Brotha’s Gonna Work It Out
Mercury Rising

One of the most recent issues of Ebony (Even though I’ve always felt that our people were better off with a publication like Ebony than without, I have to admit that I didn’t really feel like I had much in common with the perspectives shown in those pages. But then I started reading For Brothers Only; the one page editorial usually written by Kevin Chappell that deals with young Black Men on our own terms. I began to appreciate and expect that monthly Ebony magazine arriving in my mailbox. ) finds For Brothers Only shedding some light on a new phenomenon…
responsible, compassionate and motivated young Black men.

We all know that brothas have been working it out any way we could for a long time.
But for years the media (even our own), women (even our own) and society as a whole seemed to focus plainly on those of us who got caught up in the streets. Yes, we know that some of us move weight. Yes, we know that some of us are Crips, and some of us are Bloods. Yes, we know that we have packed ourselves in prisons almost as regularly as we have packed ourselves in universities. Guns, baby momma drama, bad credit, over-active libidos and an endless stack of excuses for our shortcomings – I know.

In some instances we’ve found our entire worth reduced to what we own in the eyes of our better halves and societal norms.
If a struggling brotha doesn’t have much, everyone calls him a scrub.
If a ballin’-type brotha stays iced up, he gets props for having ends regardless of the means.
But young black men have more on our minds than money, crime and fast living.
Kevin Chappell’s article mirrored conversations I’ve had with my peeps, who are mostly young black men, about …young black men. Everything he says in that article is true. More of us are interested in home ownership more now than ever before.
More of us are interested in entrepreneurship and careers more now than ever before. And of course, more of us are interested in committed monogamous relationships with strong and intelligent women more now than ever before (more on that another time). After reading this particular For Brothers Only, I got in the car to go somewhere and John Legend’s “Ordinary People” was on and that song just drove the point even further.
I know ya’ll know the song, and I know ya’ll love the song – but really, really listen to dude. Doesn’t he sound like someone you know? Haven’t you heard more and more young black men expressing their feelings and emotions lately?
Haven’t you seen a little more wisdom, compassion and sensitivity lately?
And NO, I don’t mean “on the down low” type of sensitivity.
See, when talk shows started putting that on blast – it didn’t even matter whether or not it was really happening because everyone was talking about it.
At the end of the day when Black women would claim that finding a good black man is already hard enough, I’m sure it didn’t help when the world tried to convince them that more and more of us are supposedly going gay. Yo, I’m just saying…
Let it be known that even if we caught a few bumps and bruises on our way out the streets, we are right here. Let it be known that not all of us even come from the streets but sure enough we are right here.
Very heterosexual, very family-oriented and ready, willing and able to take our place in this world – that’s who we know we are, and that’s who we want to be known as.

But as much good as Kevin and his For Brothers Only write up does for our cause, the opposition remains determined to keep things twisted.
I’m sure you’ve seen those headlines “10 Ways To Tell If Your Man Is Cheating”, “Top 10 Reasons He Might Be Cheating” or some mess. You know exactly what I’m talking about, I’m sure. Now, I’m not gonna gas ya’ll up like every black man you see walking around town is reformed from his bad habits – but when it comes to for the 22-32 age group, I know more men who are faithful than I do men who are cheaters. If I grouped all of my boys from high school until now into groups of 10, I would say that probably 2 out of every 10 was the type to cheat or bounce around from girl to girl.
But that means that at least 8 or so were about commitment.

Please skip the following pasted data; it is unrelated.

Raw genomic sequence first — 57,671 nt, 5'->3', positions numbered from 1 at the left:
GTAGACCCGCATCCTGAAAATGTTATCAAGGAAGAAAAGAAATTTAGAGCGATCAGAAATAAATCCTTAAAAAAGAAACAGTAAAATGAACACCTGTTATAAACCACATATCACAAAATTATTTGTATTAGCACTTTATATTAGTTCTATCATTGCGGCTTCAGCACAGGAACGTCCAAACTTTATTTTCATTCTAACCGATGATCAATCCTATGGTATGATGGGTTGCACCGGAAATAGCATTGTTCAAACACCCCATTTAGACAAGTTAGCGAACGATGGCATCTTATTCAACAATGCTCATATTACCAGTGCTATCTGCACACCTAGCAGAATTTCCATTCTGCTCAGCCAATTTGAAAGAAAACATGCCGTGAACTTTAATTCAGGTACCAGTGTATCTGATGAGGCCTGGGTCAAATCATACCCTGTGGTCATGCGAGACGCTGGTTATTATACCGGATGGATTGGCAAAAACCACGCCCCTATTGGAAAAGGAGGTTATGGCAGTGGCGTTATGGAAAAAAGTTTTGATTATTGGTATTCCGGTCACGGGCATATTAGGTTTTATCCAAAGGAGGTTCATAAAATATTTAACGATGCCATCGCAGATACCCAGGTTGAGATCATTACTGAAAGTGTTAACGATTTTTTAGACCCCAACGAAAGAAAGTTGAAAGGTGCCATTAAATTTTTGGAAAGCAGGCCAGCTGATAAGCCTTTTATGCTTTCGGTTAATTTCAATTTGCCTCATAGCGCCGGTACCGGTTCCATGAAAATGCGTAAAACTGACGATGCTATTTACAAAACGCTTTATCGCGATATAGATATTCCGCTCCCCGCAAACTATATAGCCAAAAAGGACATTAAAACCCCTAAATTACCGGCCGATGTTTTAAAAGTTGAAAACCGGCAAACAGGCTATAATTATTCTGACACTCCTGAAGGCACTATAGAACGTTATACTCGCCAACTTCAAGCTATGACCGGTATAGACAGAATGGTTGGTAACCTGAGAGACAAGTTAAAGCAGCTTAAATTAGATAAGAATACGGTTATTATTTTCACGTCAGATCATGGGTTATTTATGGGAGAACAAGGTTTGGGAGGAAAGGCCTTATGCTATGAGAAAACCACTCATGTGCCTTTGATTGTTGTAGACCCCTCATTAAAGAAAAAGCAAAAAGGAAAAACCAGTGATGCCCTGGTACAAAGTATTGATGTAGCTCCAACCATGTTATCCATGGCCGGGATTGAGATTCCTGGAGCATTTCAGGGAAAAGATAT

The media has things so crazy, some researchers are actually developing theories explaining why it actually may be impossible for men not to cheat. Theories or at the very least some type of physiological proof that men are simply prone to cheat
If you ask me, that undermines everything that we stand for.
With the next Million Man March right around the corner, I’m sure it will be evident how many young black men have embraced the honor of being the corner stone of our families. Maybe some of our biological fathers didn’t bother, but being a devoted husband and father is very important to every young black man I know.
Being successful is very important to every young black man I know.
Whether Christian, Muslim, Rasta, Five Percenter, Jehova’s Witness or otherwise; being spiritually centered is very important to every young black man I know.
So whether we get our p’s or not, we will be here doing our thing until the thing gets done.
Hopefully the world will take notice.



Several Looks At Black History Month
By Michael Hayes
Minister of Culture

February is a great month, isn’t it?
It starts off with a weather prediction from a reliable source (groundhog’s day) and occasionally ends with a slight modification of the space/time continuum (leap year).
In between, you have things like St. Valentine’s Day, the birthdays of a few U.S. presidents, Michael Jordan and also yours truly.
But for the last few decades, this second month of our calendar year has been reserved for paying respect to the societal contributions made by black Americans. Black History Month, they call it.
Along with Kwanzaa and Juneteenth, it’s meant to be another reason for African-Americans to walk a little taller, go forward by looking back and taking pride in all that we’ve made it through.
True, our spirit is as indomitable as it gets – but for all of our strength and perseverance it’s still not easy for us to agree with each other and that makes it far too easy for those outside our community to disagree with us as a whole. When it comes to the importance of Black History Month, concerns are raised and debates ensue.
Many worthy causes have been given their own month in recent years and it may have diluted the impact of taking four weeks to observe anything. So to gain some grassroots insight on how people really feel about Black History Month, I devised two simple questions:

1. What is the earliest memory you have of celebrating Black History Month?
2. Do you feel that celebrating Black History Month is still relevant or has it become outdated?

I posed these questions to a few people of various heritage and outlook.
And I even asked my little sister to see what she had to say about the subject.
So, here you go Glass City – this is what the people have to say.

Jermaine Young (Graphic Artist, Youth Coordinator for Self Expression Teen Theatre)